Resistant Worms: Does Your Horse Have Them?
- Jan 17, 2008
All dewormers were highly effective when they were first introduced, but over time parasites have developed resistance to many drugs. The product labels reflect results of studies performed when the dewormers were first developed—before the worms developed resistance—and drug companies have not been required by the FDA to modify labels to reflect current levels of effectiveness. It’s possible that the drug you choose to deworm your horses might not be doing what you expect. Are your horses at risk?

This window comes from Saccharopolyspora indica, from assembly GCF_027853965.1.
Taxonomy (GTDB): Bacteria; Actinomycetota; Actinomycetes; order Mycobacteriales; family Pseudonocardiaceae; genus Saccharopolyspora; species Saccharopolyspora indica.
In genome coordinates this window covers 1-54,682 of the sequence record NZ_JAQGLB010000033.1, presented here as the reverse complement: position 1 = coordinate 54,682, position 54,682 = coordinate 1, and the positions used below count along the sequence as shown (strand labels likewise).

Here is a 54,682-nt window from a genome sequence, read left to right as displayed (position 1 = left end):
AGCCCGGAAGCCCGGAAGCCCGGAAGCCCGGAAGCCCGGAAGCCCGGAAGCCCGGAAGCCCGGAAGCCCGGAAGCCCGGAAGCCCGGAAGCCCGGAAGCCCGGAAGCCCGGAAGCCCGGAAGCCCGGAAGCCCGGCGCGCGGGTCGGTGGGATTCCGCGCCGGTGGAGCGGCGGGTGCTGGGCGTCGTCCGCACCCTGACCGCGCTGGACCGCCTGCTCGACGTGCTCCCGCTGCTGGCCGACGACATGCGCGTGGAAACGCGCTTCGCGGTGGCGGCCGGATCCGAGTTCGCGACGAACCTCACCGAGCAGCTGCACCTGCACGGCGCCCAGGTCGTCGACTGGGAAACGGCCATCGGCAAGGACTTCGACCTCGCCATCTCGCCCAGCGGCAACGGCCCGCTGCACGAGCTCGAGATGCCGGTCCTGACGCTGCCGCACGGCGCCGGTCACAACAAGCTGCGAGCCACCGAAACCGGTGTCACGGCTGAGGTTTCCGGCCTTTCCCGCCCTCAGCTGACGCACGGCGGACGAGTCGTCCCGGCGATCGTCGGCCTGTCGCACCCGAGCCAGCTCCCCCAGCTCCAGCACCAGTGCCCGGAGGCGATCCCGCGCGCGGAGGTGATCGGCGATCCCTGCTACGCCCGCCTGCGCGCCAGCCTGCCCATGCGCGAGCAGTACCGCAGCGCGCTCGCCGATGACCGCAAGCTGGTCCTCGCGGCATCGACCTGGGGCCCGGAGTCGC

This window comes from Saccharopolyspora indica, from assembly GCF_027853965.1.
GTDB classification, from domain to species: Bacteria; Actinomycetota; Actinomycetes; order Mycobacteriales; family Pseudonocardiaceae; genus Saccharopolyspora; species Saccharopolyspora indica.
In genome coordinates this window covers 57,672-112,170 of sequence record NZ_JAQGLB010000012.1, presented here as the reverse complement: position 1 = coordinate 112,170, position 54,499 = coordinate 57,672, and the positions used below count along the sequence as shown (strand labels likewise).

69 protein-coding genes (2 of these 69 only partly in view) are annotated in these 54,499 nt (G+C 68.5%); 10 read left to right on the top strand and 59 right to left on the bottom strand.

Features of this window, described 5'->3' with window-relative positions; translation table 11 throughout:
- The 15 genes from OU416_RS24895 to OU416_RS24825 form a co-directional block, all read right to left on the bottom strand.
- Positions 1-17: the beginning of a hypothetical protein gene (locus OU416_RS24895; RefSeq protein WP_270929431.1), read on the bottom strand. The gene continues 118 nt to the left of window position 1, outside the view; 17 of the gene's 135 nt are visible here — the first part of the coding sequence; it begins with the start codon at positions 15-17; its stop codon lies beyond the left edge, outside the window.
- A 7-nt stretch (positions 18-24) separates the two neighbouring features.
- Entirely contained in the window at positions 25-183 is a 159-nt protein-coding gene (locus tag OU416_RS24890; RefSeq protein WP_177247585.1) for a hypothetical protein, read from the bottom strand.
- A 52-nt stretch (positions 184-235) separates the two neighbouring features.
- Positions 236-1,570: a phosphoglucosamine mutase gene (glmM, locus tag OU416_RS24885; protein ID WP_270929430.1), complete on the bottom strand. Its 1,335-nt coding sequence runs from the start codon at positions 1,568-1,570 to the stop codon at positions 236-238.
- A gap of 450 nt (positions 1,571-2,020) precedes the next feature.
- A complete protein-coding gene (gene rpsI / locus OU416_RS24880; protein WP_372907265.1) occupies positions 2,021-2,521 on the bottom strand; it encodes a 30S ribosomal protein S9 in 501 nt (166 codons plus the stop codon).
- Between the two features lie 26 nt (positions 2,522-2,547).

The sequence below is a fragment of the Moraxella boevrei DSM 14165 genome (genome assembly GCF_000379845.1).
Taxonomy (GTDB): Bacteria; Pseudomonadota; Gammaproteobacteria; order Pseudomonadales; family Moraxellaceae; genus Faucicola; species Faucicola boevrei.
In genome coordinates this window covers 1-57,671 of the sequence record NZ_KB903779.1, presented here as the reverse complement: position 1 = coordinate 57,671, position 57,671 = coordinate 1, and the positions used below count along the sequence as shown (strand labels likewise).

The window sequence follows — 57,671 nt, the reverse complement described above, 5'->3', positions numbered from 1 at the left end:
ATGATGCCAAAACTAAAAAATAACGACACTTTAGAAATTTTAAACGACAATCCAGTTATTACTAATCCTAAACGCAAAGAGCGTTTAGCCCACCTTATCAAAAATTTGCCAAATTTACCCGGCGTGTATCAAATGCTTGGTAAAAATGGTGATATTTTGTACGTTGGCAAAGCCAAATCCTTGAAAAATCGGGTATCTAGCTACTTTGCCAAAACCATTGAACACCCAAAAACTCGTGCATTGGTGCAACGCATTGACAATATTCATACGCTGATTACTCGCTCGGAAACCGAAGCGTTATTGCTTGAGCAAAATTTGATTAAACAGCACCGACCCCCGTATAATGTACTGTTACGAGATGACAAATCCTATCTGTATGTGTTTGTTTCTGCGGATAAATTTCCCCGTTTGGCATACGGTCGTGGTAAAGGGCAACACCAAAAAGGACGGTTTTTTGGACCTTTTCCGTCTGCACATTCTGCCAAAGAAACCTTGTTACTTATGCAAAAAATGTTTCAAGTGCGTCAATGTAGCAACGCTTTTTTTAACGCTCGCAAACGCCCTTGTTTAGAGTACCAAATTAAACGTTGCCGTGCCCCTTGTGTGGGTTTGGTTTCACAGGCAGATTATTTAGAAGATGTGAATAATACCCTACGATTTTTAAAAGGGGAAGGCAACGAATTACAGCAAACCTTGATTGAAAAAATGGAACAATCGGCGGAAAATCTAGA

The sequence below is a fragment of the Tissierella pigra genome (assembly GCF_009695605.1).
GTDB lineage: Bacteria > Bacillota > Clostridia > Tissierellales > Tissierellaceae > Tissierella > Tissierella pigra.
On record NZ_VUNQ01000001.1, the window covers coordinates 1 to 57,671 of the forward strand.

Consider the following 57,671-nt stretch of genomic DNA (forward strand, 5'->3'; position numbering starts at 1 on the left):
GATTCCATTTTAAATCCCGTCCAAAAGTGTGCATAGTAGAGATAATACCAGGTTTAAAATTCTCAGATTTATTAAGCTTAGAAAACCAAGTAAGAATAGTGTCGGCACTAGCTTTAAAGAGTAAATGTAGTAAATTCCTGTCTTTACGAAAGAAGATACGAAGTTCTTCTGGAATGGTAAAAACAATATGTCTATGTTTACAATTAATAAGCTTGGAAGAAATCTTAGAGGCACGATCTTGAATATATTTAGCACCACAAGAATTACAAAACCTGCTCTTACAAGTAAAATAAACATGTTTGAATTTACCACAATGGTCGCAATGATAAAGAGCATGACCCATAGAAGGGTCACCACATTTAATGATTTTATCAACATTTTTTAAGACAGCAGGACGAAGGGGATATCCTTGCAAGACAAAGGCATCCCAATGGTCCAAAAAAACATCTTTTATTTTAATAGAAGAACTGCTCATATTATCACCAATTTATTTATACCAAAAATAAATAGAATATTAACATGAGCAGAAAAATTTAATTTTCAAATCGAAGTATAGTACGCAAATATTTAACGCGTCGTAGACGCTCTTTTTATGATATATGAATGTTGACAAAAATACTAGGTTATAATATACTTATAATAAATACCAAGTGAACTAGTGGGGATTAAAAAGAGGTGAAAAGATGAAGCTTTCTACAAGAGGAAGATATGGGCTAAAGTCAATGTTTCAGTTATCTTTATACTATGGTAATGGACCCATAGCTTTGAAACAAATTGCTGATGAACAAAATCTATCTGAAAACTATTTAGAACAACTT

Considering horse populations are transported, mixed and often graze shared pastures, the transmission of resistant parasites is often unavoidable. In this free report, we provide the horse owner and caretaker with an overview of parasitic resistance to treatment and how you can overcome it.
- Besnoitiosis in Donkeys (AAEP 2011)
- Strongyle Egg Counts and Race Performance
- Japan's Nuclear Troubles: What is Radiation's Effect on Horses?
- Fenbendazole: Better Treatment for Fighting Resistant Ascarids (AAEP 2010)
- Researchers: Flexion Tests Target Fetlock Joint
- Horse Owners Advised to Prepare for Hurricane Earl
- Fungus Battles Equine Internal Parasites 'the Natural Way'
- Tapeworm-Colic Link Discovered
- Fungus Might Help Control Strongyles Environmentally
- Planning Out Deworming Practices